Fox 460 Circuit Kit
The "Fox 460" kit is our 3rd-generation tube mic upgrade for the Alctron T11-A, Apex 460, Carvin CTM100, BadAax T11A, and clones. Based on a circuit design by Fox Audio Research, this kit replaces 100% of the audio signal path of the microphone: capsule, impedance conversion circuit, tube, and transformer.
The modded mic has excellent performance specs for sensitivity, noise, and distortion; its frequency response can be personalized at build time to mimic landmark vintage microphones. The Fox 460 mic will compete easily with commercial products costing 3-5 times more.
We revised and improved this circuit in January, 2022, to incorporate four upgraded capacitors, notably including the tube cathode capacitor. The board layout and build process were refined, along with the documentation.
It might be tempting to pick a cheap capsule from Reverb or Ebay. We advise caution, having diagnosed far too many bad-sounding customer mics whose cheap capsules ruined the project. The capsule determines the mic's frequency response, which is what you experience as the sound, "color," and tone of the mic. Cheap capsules often have low output, thin bass, and weird peaks in the mid- or high-frequency response. We've even seen terrible results from so-called boutique capsules. Consider the fact that Neumann tests their capsules extensively, because they know better than to assume that every capsule they make is going to sound good. We do the same thing. Suppliers of cheap capsules don't test their products, because you're not paying them to. Rather, you would be doing the audio QC on the cheap capsule, although you probably don't have the necessary gear to determine whether the capsule actually sounds the way it is supposed to.
We offer three distinctly voiced large-diaphragm capsules based on European designs. These allow you to choose from three sonic identities when building this kit:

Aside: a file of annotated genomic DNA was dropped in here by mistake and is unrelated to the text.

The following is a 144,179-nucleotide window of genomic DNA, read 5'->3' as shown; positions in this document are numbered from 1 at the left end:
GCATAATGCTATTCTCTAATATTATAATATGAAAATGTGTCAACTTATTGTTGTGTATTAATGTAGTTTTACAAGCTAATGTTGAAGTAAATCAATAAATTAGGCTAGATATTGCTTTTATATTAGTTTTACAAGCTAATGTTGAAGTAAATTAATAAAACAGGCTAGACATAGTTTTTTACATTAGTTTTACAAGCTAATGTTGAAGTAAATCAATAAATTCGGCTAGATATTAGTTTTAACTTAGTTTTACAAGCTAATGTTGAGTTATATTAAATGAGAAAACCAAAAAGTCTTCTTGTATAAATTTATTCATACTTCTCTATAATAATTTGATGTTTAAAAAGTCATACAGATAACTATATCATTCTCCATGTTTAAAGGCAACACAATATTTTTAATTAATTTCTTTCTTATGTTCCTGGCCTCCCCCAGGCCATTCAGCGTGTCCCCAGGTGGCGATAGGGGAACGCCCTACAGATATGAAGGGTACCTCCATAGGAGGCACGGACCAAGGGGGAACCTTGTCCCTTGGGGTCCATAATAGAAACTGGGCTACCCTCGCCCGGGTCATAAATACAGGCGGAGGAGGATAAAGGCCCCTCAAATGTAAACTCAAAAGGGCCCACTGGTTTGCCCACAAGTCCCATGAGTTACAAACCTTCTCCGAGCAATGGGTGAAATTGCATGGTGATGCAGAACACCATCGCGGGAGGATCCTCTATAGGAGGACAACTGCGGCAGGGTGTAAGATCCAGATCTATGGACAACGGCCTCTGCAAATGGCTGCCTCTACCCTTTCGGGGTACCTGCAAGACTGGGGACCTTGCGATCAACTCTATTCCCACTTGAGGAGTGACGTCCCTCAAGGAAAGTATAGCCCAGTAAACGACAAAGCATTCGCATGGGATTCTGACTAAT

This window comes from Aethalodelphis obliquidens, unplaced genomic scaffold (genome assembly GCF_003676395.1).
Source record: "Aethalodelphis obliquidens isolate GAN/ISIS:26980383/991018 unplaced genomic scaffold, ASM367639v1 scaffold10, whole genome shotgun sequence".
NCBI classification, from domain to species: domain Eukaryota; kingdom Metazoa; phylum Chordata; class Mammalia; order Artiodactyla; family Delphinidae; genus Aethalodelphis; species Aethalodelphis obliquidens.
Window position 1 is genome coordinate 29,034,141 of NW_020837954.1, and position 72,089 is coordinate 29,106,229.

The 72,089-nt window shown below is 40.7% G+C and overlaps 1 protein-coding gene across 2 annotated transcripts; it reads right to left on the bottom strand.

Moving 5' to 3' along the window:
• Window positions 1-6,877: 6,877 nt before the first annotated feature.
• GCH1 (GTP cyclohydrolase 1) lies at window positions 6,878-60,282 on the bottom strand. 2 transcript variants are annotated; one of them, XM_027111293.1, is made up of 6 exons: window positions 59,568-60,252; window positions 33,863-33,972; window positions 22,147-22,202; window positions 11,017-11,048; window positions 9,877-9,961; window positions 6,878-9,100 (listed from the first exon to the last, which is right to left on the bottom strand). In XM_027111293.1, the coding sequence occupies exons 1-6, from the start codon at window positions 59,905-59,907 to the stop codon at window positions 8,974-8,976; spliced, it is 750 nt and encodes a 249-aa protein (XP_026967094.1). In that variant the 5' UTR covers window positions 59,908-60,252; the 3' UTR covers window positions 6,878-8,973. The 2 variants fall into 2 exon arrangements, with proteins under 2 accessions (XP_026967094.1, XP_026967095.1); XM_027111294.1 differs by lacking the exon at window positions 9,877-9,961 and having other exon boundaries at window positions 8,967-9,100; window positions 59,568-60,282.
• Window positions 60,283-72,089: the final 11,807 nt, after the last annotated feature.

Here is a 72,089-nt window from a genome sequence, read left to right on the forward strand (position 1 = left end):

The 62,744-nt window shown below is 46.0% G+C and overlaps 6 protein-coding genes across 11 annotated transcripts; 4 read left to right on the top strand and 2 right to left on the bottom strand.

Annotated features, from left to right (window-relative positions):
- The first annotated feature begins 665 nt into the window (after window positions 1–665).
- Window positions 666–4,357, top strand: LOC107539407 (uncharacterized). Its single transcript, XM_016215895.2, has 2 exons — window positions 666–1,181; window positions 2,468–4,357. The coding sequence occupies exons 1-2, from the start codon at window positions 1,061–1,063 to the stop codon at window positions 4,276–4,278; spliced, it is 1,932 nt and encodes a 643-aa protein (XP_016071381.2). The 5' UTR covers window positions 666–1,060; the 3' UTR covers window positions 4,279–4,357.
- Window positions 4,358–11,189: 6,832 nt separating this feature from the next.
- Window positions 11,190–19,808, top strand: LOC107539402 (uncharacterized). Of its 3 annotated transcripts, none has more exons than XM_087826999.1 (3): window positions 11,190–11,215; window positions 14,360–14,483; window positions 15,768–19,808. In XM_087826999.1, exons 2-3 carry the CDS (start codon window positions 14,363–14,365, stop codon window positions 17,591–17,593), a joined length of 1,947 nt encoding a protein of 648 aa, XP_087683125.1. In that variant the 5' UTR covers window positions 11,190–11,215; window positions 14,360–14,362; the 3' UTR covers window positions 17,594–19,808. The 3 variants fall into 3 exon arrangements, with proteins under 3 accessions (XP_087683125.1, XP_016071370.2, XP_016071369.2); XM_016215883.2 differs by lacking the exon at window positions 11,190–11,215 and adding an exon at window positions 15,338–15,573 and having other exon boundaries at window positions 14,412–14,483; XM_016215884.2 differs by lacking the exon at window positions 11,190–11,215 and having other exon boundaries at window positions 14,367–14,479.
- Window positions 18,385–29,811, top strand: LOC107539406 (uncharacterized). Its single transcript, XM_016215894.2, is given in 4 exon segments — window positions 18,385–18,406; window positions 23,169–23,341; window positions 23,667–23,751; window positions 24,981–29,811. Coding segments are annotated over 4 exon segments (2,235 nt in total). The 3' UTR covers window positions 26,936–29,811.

U47 → RK-47
- C12 / ElaM 251 → RK-12 capsule
- U67 → RK-87 capsule
The Fox 460 is not a clone of any of these vintage microphones, but can deliver a similar tone and frequency response... for a fraction of the price of a vintage European mic.
Upgrading the Apex 460
The core circuit in our Fox 460 mod was designed by Brian Fox of Fox Audio Research. Brian spent weeks reverse-engineering this microphone and testing numerous iterations of component changes. After countless electronic and acoustic tests, he settled on the recipe for our Fox 460 mod kit.
Then we took it a giant step forward by finding the best parts we could for every component on the board, and designing DIY-friendly custom circuit boards to accommodate those parts.
We took it another giant step forward by sourcing a custom-wound output transformer that gives us lower distortion and tighter bass response, and higher output (without raising the noise floor).
We took it yet another step forward by fully analysing the effect of the "tone" capacitor option, and providing clear documentation for the amount of rolloff created by a variety of cap values. This allows the circuit to be fine-tuned to suit every desired voicing.
Drummer, engineer, and microphone aficionado Don Gunn reviewed the Fox 460 circuit and RK-12 capsule combination for Tape Op magazine. Click the cover image at right for the full text. (The review refers to the "12-251" microphone kit, which is the Fox 460 circuit, RK-12 capsule, and our own version of the Apex 460 metalwork.)
Testing [a DIY microphone] build is always a bit nerve-wracking, as you hope for the best but always expect the worst, so I was overjoyed when the first thing I heard when I spoke into the mic with headphones on was my voice sounding big, resonant, and clear. It reminded me of what I like about my Soundelux E47 - a really pricey mic with a richness of tone that's just lush and "expensive" sounding...
I placed the 12-251, my Soundelux E47, and my Neumann U 89 capsules as close to each other as I could and recorded Lacey Brown playing her guitar... The consensus was unanimous that the 12-251 was the vastly superior mic on the acoustic guitar tracks - it provided the perfect balance of string attack/airiness and body from the guitar. I would be happy to have that acoustic guitar sound forever more.